We say: “Please communicate the following important information to all your direct reports by Monday.”
We get the response:
“I’ll do my best”
“I’ll see what I can do”
“I’ll find out if Jay can do it”
“Leave it with me”
None of these are commitments to action. They are polite and gentle versions of the answer “no”. The speaker is trying to keep their options open. They don’t know whether they can do it or not, and so neither do you. It is important that you recognise this, or you might walk away with the idea that something will happen, and in fact the other person did not undertake to do anything at all.
Change programmes fail not because someone says ‘no’, but because they said ‘no’ and you heard ‘yes’.
We hear ‘yes’ when someone says ‘no’ because we desperately want to hear ‘yes’, or because we want a quiet life, or because we are at a loss to deal with the answer ‘no’ in all its forms. We sometimes hear ‘yes’ because it is the only response we will accept.
Here are some possible responses to the equivocal statements above:
“Is that a definate ‘yes’? “
“Can you give me an idea of how likely it is to happen, on a scale of one to ten?”
“If you can’t do it by Monday, when could you guarantee to do it by?”
“When can you get back to me with a definite ‘yes’ or ‘no’?”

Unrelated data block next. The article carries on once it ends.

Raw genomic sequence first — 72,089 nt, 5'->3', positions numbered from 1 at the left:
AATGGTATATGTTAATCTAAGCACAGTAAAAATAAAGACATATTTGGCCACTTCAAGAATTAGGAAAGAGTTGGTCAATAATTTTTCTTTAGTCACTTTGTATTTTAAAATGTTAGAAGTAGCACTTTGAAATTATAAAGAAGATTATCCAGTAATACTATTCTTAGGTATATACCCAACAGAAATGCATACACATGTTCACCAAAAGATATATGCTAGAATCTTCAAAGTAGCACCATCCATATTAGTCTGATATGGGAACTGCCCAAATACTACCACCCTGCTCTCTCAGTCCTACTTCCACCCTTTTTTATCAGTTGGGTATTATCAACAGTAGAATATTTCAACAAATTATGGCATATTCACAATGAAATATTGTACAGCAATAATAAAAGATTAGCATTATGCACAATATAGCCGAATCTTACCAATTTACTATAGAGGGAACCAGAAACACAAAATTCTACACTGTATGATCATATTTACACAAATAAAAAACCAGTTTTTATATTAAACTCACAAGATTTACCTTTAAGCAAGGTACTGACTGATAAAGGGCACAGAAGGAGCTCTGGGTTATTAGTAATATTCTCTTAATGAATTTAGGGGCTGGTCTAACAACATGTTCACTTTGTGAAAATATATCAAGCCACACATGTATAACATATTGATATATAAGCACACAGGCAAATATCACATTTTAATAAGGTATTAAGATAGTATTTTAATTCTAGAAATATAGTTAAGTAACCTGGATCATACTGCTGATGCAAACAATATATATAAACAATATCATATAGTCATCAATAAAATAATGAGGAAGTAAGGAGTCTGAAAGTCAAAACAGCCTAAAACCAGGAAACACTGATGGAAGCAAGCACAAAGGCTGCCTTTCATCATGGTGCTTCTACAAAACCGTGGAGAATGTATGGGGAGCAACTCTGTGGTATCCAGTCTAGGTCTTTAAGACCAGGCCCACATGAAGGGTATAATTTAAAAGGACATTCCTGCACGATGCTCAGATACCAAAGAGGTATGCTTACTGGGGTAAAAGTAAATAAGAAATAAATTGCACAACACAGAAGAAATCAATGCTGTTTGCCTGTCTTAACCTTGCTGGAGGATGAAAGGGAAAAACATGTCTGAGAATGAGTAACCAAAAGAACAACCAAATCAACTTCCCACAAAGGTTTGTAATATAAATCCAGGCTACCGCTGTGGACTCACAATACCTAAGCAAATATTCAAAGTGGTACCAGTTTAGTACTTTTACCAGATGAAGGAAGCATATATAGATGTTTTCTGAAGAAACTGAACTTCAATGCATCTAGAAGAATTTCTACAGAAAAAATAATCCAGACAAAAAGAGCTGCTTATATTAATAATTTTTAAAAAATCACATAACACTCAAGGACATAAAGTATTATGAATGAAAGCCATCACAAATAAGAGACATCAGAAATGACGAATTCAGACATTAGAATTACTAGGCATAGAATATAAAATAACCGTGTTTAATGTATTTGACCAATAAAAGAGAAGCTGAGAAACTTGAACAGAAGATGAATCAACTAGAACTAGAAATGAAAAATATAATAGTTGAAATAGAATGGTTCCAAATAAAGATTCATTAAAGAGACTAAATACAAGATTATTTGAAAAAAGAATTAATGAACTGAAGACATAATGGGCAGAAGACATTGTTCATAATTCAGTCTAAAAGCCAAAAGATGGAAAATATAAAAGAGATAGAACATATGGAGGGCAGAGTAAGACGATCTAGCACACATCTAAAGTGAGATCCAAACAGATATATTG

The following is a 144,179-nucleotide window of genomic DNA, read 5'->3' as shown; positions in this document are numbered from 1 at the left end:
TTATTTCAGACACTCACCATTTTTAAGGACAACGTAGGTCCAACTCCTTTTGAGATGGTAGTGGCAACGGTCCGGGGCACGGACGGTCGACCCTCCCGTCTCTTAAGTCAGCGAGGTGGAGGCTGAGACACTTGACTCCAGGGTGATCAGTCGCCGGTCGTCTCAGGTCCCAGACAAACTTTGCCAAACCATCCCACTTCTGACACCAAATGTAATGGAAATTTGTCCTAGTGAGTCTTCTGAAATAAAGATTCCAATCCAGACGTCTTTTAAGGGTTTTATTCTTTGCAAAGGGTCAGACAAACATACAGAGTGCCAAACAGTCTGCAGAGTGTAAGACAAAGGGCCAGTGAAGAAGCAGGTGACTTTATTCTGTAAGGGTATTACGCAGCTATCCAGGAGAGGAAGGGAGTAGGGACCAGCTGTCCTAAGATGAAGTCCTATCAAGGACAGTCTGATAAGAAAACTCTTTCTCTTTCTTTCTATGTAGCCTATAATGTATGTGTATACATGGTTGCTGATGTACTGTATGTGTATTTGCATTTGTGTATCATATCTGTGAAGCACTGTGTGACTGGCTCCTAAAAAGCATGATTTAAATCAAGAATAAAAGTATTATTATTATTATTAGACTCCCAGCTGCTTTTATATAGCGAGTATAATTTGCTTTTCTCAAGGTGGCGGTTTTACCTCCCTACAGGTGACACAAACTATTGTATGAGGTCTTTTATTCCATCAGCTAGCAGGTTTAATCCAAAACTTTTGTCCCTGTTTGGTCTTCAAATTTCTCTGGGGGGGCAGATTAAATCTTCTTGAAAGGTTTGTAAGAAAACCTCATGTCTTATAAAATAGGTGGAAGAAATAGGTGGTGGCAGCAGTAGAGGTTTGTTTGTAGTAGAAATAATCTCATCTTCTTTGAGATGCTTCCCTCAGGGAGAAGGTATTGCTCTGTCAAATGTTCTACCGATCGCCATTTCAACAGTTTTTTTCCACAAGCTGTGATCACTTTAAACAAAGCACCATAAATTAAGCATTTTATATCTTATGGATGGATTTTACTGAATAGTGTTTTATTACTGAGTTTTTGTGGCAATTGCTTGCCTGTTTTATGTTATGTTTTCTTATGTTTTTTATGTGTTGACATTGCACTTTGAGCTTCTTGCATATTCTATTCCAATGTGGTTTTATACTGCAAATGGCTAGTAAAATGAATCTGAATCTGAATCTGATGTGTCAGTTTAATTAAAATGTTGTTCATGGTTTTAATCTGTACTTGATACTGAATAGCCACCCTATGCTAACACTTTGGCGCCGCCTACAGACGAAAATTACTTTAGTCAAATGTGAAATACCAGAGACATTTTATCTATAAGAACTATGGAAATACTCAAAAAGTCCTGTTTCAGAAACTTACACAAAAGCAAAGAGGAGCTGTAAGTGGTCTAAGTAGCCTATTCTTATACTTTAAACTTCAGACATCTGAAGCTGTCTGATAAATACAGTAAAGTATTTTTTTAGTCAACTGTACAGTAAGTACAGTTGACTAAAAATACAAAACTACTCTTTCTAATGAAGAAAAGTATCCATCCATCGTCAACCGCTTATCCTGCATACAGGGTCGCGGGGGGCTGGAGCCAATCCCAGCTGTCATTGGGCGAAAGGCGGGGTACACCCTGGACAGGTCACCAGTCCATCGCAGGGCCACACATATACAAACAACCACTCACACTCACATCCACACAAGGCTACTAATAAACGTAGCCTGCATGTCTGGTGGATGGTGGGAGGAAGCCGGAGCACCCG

The idea is to get into a genuine dialogue about what can be done, ending in a clear commitment to act. The action agreed may be different from, or lesser than, your original request. But it will come with commitment. A clear commitment to do something small is worth more than a vague intention to do something large.
What we are addressing is the fundamental issue of accountability. In order to get things to happen, someone has to take accountability for action. What you are aiming to do in the dialogues here is to have a clear line of accountability. If you obtain a genuine ‘yes’ in response to your request, then the other person has accepted accountability, and you can hold them to it. If you don’t obtain a ‘yes’ then it is all rather fluid and things might happen or they might not, and it’s going to be difficult to hold anyone accountable.
All of this only works if you, as someone who makes a request or gives an instruction, is open to the answer ‘no’. A ‘yes’ that is forced is not a ‘yes’ at all. You have to be ready to hear ‘no’ and they have to have the courage to say it. It takes courage to say ‘no’ outright, which is why people use formulations such as “I’ll see what I can do”. People don’t want to be negative or discouraging, and they want to please, or don’t want to displease. Yet these conversational devices obscure the clarity in lines of accountability, and mean that things don’t get done.
The answer ‘no’ is useful. Make sure you hear it.
Categories: Conversations which work